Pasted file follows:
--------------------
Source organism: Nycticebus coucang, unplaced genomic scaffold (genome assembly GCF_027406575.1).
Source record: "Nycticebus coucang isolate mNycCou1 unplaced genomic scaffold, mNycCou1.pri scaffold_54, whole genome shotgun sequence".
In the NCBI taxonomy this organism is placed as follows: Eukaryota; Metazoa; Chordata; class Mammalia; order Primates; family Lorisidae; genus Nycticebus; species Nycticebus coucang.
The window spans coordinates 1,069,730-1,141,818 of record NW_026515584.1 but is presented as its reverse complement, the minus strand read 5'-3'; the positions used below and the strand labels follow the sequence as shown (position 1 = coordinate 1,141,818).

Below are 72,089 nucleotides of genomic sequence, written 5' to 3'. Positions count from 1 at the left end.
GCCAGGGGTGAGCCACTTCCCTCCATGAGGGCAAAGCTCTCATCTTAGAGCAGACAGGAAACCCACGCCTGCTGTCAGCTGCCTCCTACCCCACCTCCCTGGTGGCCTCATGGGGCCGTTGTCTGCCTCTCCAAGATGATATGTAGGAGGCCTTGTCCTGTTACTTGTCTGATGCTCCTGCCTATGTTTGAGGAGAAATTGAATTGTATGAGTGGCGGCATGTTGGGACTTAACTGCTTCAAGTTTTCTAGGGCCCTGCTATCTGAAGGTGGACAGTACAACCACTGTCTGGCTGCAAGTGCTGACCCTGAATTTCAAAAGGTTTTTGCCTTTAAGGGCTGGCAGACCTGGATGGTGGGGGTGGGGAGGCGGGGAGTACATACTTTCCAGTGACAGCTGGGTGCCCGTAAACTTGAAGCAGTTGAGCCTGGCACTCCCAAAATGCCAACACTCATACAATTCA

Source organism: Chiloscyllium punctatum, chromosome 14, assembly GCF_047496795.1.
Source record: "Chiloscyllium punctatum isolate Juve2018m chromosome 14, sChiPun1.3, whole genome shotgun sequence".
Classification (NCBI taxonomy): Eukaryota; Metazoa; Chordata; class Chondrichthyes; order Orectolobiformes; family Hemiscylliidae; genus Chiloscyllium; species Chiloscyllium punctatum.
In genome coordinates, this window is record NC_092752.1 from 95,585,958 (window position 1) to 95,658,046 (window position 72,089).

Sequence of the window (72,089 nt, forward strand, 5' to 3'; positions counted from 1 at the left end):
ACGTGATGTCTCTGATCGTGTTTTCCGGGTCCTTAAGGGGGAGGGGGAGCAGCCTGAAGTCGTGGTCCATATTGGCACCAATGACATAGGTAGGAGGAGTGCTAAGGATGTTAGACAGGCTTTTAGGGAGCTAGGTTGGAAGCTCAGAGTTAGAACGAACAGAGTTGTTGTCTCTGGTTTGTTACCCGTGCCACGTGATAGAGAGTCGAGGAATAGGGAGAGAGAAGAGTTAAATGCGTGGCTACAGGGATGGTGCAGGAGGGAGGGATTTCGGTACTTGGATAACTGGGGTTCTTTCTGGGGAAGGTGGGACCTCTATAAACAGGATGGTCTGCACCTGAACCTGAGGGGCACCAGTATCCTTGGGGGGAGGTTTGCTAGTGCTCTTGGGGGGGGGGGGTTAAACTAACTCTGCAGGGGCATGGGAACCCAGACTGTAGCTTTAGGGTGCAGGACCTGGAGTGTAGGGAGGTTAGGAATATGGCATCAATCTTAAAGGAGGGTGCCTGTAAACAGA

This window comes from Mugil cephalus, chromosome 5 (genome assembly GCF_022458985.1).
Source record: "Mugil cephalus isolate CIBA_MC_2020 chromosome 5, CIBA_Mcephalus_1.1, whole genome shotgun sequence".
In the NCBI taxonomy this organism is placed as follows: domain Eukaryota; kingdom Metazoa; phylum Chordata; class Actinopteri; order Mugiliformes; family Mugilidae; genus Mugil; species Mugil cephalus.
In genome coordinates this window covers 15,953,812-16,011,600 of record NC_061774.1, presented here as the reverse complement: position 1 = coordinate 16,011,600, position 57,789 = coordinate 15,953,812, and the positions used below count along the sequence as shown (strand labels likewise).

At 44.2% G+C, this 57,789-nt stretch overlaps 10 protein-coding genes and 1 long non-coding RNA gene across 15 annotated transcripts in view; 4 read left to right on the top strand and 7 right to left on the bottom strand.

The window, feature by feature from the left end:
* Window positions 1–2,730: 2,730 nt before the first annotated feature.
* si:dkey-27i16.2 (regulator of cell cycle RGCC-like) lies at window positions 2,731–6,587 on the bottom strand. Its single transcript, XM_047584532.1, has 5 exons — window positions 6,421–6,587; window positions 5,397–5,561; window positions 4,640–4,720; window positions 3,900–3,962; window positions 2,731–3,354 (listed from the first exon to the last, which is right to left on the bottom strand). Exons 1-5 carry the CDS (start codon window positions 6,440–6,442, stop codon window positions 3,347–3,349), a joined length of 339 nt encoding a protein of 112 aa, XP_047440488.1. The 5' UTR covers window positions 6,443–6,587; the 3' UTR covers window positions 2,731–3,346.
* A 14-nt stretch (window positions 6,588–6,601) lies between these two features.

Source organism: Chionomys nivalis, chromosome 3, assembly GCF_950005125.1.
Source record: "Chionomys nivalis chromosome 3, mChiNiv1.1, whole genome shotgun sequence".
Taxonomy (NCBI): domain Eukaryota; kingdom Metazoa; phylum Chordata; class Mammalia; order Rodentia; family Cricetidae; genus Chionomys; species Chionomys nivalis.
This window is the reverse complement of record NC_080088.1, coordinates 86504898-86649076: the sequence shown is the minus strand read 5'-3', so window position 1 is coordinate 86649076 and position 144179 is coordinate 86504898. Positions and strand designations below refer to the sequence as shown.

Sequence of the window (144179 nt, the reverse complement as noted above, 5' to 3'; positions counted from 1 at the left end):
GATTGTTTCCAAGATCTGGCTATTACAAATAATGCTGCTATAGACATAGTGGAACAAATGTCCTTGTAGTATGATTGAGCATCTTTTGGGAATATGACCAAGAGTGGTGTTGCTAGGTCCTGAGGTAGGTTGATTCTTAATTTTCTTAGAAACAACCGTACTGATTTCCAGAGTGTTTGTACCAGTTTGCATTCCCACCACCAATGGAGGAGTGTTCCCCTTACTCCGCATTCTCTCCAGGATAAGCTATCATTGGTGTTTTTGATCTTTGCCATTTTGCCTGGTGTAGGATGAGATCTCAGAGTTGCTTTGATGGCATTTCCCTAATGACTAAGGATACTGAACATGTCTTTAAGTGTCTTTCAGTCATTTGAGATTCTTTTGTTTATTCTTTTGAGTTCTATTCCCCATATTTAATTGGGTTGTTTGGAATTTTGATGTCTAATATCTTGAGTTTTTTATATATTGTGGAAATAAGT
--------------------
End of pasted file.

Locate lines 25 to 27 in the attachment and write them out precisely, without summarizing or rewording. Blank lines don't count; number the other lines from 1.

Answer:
This window is the reverse complement of record NC_080088.1, coordinates 86504898-86649076: the sequence shown is the minus strand read 5'-3', so window position 1 is coordinate 86649076 and position 144179 is coordinate 86504898. Positions and strand designations below refer to the sequence as shown.

Sequence of the window (144179 nt, the reverse complement as noted above, 5' to 3'; positions counted from 1 at the left end):
GATTGTTTCCAAGATCTGGCTATTACAAATAATGCTGCTATAGACATAGTGGAACAAATGTCCTTGTAGTATGATTGAGCATCTTTTGGGAATATGACCAAGAGTGGTGTTGCTAGGTCCTGAGGTAGGTTGATTCTTAATTTTCTTAGAAACAACCGTACTGATTTCCAGAGTGTTTGTACCAGTTTGCATTCCCACCACCAATGGAGGAGTGTTCCCCTTACTCCGCATTCTCTCCAGGATAAGCTATCATTGGTGTTTTTGATCTTTGCCATTTTGCCTGGTGTAGGATGAGATCTCAGAGTTGCTTTGATGGCATTTCCCTAATGACTAAGGATACTGAACATGTCTTTAAGTGTCTTTCAGTCATTTGAGATTCTTTTGTTTATTCTTTTGAGTTCTATTCCCCATATTTAATTGGGTTGTTTGGAATTTTGATGTCTAATATCTTGAGTTTTTTATATATTGTGGAAATAAGT